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NERC finds rooftop solar growth could create reliability challenges

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NERC finds rooftop solar growth could create reliability challenges

An expected explosion of rooftop solar installations in several states over the next five years could create reliability challenges for the bulk power system, and grid operators would be wise to make sure they can track and manage the impacts of those resources, the North American Electric Reliability Corp. said in its 2018 Long-Term Reliability Assessment.

The rapid rate of distribute energy resource, or DER, installations "will affect not just the flow of power but also the behavior of the system during disturbances," according to the assessment released Dec. 20. Grid operators need "to coordinate the planning, installation, and operation of DERs in relation to the BPS as [the] transition to a new resource mix occurs."

The assessment officially looks 10 years out, but NERC focused much of the report on the next five years, in part because projecting what could happen in that timeframe is much easier, NERC Director of Reliability Assessment John Moura said in a Dec. 20 press call.

In addition to flagging potential reliability challenges associated with rooftop solar growth, NERC also found that reserve margin shortfalls could occur within the next five years in the Electric Reliability Council Of Texas Inc. and Midcontinent ISO and in Ontario. But for the most part, the planned generation already going through the interconnection process should help fill in the reserve margin gaps when those projects come online, the report said.

NERC also said that while the California Independent System Operator Corp. and northern Mexico should not have any issues maintaining reserve margins during peak energy usage hours, during other hours they could have as much as 152.2 MWh of energy needs unserved in 2022 and 2.3 hours of loss of load.

"NERC isn't significantly concerned, but it's a faint signal that tells us about potential risks that should be looked at that may not be occurring during the peak hour," Moura said.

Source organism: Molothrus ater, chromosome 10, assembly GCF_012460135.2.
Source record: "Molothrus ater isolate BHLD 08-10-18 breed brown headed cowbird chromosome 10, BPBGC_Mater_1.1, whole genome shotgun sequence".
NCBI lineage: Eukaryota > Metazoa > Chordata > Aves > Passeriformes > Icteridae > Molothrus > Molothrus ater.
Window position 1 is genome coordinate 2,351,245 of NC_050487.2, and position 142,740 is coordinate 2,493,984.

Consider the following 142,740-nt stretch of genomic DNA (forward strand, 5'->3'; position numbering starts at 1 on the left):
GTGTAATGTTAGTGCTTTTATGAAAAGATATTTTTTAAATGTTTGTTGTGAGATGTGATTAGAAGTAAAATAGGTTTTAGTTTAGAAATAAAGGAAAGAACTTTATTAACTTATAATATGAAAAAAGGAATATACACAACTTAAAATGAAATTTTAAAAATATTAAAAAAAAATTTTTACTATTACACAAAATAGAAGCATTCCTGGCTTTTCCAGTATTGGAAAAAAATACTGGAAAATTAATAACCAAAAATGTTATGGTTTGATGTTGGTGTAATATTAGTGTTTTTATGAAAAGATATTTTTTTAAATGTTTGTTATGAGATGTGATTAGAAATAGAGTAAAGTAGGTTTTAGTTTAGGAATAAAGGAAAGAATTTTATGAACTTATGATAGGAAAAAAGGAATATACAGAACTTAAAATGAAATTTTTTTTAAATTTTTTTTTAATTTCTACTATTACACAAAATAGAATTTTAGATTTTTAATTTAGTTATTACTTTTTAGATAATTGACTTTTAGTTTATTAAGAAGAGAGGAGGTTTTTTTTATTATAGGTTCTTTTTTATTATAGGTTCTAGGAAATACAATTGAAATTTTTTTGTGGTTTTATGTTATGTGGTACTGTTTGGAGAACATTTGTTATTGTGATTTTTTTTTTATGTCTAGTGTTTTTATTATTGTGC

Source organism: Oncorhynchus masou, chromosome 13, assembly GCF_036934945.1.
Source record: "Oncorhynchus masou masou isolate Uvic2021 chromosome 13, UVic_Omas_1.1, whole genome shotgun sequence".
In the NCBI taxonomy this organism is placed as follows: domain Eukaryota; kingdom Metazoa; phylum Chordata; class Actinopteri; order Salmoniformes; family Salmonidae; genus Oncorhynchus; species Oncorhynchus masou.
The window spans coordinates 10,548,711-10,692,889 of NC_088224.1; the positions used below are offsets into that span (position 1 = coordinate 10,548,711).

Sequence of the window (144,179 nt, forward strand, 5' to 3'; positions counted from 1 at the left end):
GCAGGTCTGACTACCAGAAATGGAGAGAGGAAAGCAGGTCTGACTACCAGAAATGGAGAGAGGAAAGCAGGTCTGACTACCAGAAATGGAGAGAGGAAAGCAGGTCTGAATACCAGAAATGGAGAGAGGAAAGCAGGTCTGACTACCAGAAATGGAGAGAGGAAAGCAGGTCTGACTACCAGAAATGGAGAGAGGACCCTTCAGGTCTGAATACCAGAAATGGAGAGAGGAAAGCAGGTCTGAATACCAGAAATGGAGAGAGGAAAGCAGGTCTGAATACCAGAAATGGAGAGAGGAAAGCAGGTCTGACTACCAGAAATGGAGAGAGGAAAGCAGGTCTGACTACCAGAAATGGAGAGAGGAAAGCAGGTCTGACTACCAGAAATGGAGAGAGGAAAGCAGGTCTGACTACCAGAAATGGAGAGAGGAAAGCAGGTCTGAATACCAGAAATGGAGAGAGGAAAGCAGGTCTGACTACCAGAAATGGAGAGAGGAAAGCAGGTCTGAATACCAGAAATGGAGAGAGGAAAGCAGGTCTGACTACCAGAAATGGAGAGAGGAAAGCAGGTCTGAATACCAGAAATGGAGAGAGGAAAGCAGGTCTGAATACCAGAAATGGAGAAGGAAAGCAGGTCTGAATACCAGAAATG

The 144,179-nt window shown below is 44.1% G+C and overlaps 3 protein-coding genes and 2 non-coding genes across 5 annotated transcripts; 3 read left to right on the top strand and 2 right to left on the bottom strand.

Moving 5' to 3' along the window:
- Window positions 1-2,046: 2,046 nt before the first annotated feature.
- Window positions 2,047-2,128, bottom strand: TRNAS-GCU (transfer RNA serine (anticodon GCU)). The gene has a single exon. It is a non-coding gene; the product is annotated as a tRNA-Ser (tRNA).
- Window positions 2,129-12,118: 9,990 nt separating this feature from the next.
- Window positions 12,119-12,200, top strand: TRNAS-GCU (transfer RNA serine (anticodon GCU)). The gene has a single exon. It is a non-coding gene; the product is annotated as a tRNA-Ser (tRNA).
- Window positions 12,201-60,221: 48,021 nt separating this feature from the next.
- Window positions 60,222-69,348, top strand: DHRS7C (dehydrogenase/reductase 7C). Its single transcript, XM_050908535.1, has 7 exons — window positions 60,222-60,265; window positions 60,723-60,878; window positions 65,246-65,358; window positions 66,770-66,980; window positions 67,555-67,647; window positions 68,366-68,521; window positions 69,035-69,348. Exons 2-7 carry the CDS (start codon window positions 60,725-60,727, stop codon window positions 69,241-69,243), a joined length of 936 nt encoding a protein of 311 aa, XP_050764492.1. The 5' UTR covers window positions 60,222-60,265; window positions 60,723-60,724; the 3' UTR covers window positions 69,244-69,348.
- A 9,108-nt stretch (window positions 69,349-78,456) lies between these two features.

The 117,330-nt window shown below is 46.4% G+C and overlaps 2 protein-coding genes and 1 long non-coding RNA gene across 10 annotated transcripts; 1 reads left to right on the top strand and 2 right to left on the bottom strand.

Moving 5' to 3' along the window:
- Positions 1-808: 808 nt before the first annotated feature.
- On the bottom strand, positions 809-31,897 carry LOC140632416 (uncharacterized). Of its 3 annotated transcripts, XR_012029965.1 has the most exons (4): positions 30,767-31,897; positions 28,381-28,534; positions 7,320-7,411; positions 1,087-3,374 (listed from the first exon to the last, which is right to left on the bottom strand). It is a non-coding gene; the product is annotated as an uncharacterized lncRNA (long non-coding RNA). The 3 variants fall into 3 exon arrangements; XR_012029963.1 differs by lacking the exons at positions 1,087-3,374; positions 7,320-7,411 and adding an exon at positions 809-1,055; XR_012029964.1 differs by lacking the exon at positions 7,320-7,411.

As it has in some prior long-term assessments, NERC again raised concerns about some regions' growing dependence on natural gas-fired generation amid coal-fired plant and nuclear unit retirements and new utility-scale wind and solar generation coming online. But NERC determined that expected generation retirements are not likely to result in frequency response shortages at least through 2022 in both the Eastern and Western Interconnections. However, NERC recently issued a report that found under an extreme accelerated generation retirement scenario, grid operators may have to take additional steps to preserve reliability.

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Turning to rooftop solar and other distributed resources, NERC cited projections by GTM Research that about 30 GW of nonutility distributed energy resource installations are expected come online by the end of 2023, which would bring the national total to about 51 GW. California is expected to have added the most new rooftop solar capacity by 2023: 18 GW, or about 40% of its projected peak demand for that year. New Jersey, Massachusetts and New York each are projected to see between 3.5 GW and 4 GW of distributed generation added to their systems within five years.

As more rooftop solar comes online, "the effect of these resources can present certain reliability challenges that require attention," the report said. It added that grid operators need to craft data-gathering strategies to improve visibility in areas with expected growth.

"This data collection is needed to ensure accurate and valid system planning models, load forecasting, coordinated system protection, and real-time situation awareness," the report said.

NERC issued a guideline in September 2017 for modeling distributed generation, and the report noted that some regions have already started examining the situation.

The ISO New England includes expected distributed generation growth in its planning studies, and the New York ISO published a roadmap in February 2017 for integrating distributed generation in market design elements, functional requirements and tariff language. The NYISO also implemented a solar forecasting system in 2017 to integrate with its day-ahead and real-time markets that include one data stream on zonal data for behind-the-meter rooftop solar installations.

Western Electricity Coordinating is addressing modeling development and data collection procedures to ensure distributed resources are represented in interconnection models. The PJM Interconnection tracks distributed generation installations and uses the data in its load forecasts. Additionally, PJM established a subcommittee in December 2017 to investigate and resolve related issues and procedures associated with markets, operations and planning around distributed energy resources.